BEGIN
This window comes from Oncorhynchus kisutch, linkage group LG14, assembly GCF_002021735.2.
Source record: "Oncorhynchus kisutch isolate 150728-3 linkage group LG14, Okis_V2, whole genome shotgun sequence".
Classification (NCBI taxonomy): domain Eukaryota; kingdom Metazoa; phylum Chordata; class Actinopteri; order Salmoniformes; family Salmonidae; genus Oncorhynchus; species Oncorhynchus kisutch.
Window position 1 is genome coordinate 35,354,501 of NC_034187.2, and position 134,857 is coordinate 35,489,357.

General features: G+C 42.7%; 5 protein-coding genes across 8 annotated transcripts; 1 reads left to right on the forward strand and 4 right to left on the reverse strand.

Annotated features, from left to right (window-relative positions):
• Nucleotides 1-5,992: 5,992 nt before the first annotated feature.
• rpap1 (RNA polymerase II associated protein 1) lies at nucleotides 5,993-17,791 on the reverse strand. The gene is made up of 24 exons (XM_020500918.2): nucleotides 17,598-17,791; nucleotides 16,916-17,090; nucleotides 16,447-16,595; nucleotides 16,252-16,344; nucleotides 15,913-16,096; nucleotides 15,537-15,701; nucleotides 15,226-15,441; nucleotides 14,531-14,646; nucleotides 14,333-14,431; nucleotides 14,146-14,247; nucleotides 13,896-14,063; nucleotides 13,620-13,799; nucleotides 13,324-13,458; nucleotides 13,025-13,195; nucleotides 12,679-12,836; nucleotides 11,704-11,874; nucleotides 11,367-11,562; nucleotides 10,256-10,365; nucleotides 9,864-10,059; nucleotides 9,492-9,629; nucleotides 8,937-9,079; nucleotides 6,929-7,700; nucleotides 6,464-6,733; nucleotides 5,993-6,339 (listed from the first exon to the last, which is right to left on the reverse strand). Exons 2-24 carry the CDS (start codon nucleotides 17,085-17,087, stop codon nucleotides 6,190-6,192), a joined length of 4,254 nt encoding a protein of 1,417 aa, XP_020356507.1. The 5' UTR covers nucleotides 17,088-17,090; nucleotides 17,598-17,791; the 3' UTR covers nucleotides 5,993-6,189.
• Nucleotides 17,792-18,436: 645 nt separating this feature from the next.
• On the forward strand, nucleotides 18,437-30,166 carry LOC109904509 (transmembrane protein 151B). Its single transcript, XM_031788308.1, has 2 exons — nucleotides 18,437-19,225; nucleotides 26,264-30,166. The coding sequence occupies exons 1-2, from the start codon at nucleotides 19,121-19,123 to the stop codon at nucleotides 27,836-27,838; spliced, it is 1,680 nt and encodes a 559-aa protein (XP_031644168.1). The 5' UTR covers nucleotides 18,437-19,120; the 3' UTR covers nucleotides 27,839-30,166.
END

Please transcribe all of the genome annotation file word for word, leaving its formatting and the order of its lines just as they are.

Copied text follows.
This window comes from Oncorhynchus kisutch, linkage group LG14, assembly GCF_002021735.2.
Source record: "Oncorhynchus kisutch isolate 150728-3 linkage group LG14, Okis_V2, whole genome shotgun sequence".
Classification (NCBI taxonomy): domain Eukaryota; kingdom Metazoa; phylum Chordata; class Actinopteri; order Salmoniformes; family Salmonidae; genus Oncorhynchus; species Oncorhynchus kisutch.
Window position 1 is genome coordinate 35,354,501 of NC_034187.2, and position 134,857 is coordinate 35,489,357.

General features: G+C 42.7%; 5 protein-coding genes across 8 annotated transcripts; 1 reads left to right on the forward strand and 4 right to left on the reverse strand.

Annotated features, from left to right (window-relative positions):
• Nucleotides 1-5,992: 5,992 nt before the first annotated feature.
• rpap1 (RNA polymerase II associated protein 1) lies at nucleotides 5,993-17,791 on the reverse strand. The gene is made up of 24 exons (XM_020500918.2): nucleotides 17,598-17,791; nucleotides 16,916-17,090; nucleotides 16,447-16,595; nucleotides 16,252-16,344; nucleotides 15,913-16,096; nucleotides 15,537-15,701; nucleotides 15,226-15,441; nucleotides 14,531-14,646; nucleotides 14,333-14,431; nucleotides 14,146-14,247; nucleotides 13,896-14,063; nucleotides 13,620-13,799; nucleotides 13,324-13,458; nucleotides 13,025-13,195; nucleotides 12,679-12,836; nucleotides 11,704-11,874; nucleotides 11,367-11,562; nucleotides 10,256-10,365; nucleotides 9,864-10,059; nucleotides 9,492-9,629; nucleotides 8,937-9,079; nucleotides 6,929-7,700; nucleotides 6,464-6,733; nucleotides 5,993-6,339 (listed from the first exon to the last, which is right to left on the reverse strand). Exons 2-24 carry the CDS (start codon nucleotides 17,085-17,087, stop codon nucleotides 6,190-6,192), a joined length of 4,254 nt encoding a protein of 1,417 aa, XP_020356507.1. The 5' UTR covers nucleotides 17,088-17,090; nucleotides 17,598-17,791; the 3' UTR covers nucleotides 5,993-6,189.
• Nucleotides 17,792-18,436: 645 nt separating this feature from the next.
• On the forward strand, nucleotides 18,437-30,166 carry LOC109904509 (transmembrane protein 151B). Its single transcript, XM_031788308.1, has 2 exons — nucleotides 18,437-19,225; nucleotides 26,264-30,166. The coding sequence occupies exons 1-2, from the start codon at nucleotides 19,121-19,123 to the stop codon at nucleotides 27,836-27,838; spliced, it is 1,680 nt and encodes a 559-aa protein (XP_031644168.1). The 5' UTR covers nucleotides 18,437-19,120; the 3' UTR covers nucleotides 27,839-30,166.